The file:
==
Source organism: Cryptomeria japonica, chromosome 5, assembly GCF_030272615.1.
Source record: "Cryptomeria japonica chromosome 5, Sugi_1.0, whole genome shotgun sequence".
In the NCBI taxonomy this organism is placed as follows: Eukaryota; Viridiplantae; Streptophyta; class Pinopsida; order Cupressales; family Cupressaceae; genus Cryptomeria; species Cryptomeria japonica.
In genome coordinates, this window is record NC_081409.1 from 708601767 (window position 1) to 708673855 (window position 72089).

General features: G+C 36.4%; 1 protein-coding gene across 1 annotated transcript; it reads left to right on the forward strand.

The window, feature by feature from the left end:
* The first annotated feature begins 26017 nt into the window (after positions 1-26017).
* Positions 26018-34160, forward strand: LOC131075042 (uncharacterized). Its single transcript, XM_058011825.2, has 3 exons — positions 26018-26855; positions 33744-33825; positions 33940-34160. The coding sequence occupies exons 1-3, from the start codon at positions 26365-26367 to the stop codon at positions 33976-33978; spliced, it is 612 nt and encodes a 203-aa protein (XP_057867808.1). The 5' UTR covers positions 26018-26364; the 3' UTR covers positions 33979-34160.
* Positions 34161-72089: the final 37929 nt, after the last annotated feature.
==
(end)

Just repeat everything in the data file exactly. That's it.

Source organism: Cryptomeria japonica, chromosome 5, assembly GCF_030272615.1.
Source record: "Cryptomeria japonica chromosome 5, Sugi_1.0, whole genome shotgun sequence".
In the NCBI taxonomy this organism is placed as follows: Eukaryota; Viridiplantae; Streptophyta; class Pinopsida; order Cupressales; family Cupressaceae; genus Cryptomeria; species Cryptomeria japonica.
In genome coordinates, this window is record NC_081409.1 from 708601767 (window position 1) to 708673855 (window position 72089).

General features: G+C 36.4%; 1 protein-coding gene across 1 annotated transcript; it reads left to right on the forward strand.

The window, feature by feature from the left end:
* The first annotated feature begins 26017 nt into the window (after positions 1-26017).
* Positions 26018-34160, forward strand: LOC131075042 (uncharacterized). Its single transcript, XM_058011825.2, has 3 exons — positions 26018-26855; positions 33744-33825; positions 33940-34160. The coding sequence occupies exons 1-3, from the start codon at positions 26365-26367 to the stop codon at positions 33976-33978; spliced, it is 612 nt and encodes a 203-aa protein (XP_057867808.1). The 5' UTR covers positions 26018-26364; the 3' UTR covers positions 33979-34160.
* Positions 34161-72089: the final 37929 nt, after the last annotated feature.